Sponsors of a new bottle bill in the Hawaii Legislature hope they have found the key to approval in this session after years of seeing such legislation fail to get enough support to become law.
"We're really hopeful this time around, and I've seen bottle bills proposed and killed in every session of the Legislature for as long as I can remember," said Suzanne Jones, recycling coordinator for the city and county of Honolulu.
The difference this year is that the bill, sponsored by Rep. Hermina Morita, was crafted by a broad coalition of backers from government, recycling and environmental interests, Jones said.
"In the past, we've taken a bill from another state and tried to make it fit here. But that's never worked, so this time we started from scratch and came up with a bill tailor-made for Hawaii's needs," Jones said. "It's been 16 years since a bottle bill was passed in any state, and a lot of new technology and philosophy has been introduced since then, so we think we have something our Legislature hasn't seen before."
The new bill calls for a 5 cent deposit on containers of 24 ounces or less and a 15 cent deposit on larger containers. Stores would be required to redeem the deposits if there is not a redemption center within a mile, but the containers would go right into the recycling stream without involving bottlers, wholesalers or distributors. Those groups would, however, pay a 2 cent fee on each container manufactured or imported into the state.
Soft drinks, beer, wine, liquor, fruit juices, sports drinks, coffees, teas and bottled water are included. Containers for dairy products are excluded.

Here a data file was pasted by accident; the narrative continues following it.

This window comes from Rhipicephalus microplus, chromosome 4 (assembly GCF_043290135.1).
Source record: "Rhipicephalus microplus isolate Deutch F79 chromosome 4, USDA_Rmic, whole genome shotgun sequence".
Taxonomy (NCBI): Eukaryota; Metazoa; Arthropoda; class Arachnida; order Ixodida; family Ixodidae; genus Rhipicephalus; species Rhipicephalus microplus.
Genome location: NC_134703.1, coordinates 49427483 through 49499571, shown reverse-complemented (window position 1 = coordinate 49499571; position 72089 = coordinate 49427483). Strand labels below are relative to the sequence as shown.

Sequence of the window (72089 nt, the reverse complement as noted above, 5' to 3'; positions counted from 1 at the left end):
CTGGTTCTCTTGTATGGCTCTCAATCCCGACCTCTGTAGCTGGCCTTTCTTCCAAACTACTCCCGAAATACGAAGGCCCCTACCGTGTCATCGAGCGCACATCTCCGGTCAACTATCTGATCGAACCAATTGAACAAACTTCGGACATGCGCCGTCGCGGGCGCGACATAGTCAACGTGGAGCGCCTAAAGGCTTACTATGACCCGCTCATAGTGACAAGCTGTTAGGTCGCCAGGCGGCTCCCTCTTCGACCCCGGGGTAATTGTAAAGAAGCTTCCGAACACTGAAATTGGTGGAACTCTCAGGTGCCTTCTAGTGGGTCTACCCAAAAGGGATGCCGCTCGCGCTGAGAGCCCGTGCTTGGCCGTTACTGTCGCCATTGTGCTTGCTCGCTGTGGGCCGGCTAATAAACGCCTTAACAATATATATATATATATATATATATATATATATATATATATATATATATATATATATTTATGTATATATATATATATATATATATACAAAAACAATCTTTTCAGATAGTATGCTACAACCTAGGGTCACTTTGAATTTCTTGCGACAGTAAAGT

Hawaii is not facing a particular solid waste crisis, Jones said, but landfill capacity is at a premium on the outer islands, and the entire state is working hard at avoiding solid waste problems.
"This is just the next step, and it's the logical one," Jones said. "We have really broad support, but we're still expecting opposition from the food and beverage industries. They've always been the traditional opponents of this. Actually, we've been bracing for a battle with the bottlers."
The bottle bill is opposed by bottlers and the food industry, said Richard Botti, president of the Hawaii Food Industry Association.
"It's too expensive and it's not needed," Botti said. "Just that 2 cent assessment is a $25 million tax. It's a $50 million to $100 million piece of legislation to create recycling jobs. But it won't do a thing for the environment. We already have laws and recycling programs."
Luke Schmidt, president of the National Association for PET Container Resources in Charlotte, N.C., said he has not seen the Hawaii bill, but the association's position on deposit laws is that voluntary curbside programs make more sense. Curbside programs allow communities to collect much more volume and a greater variety of materials, Schmidt said.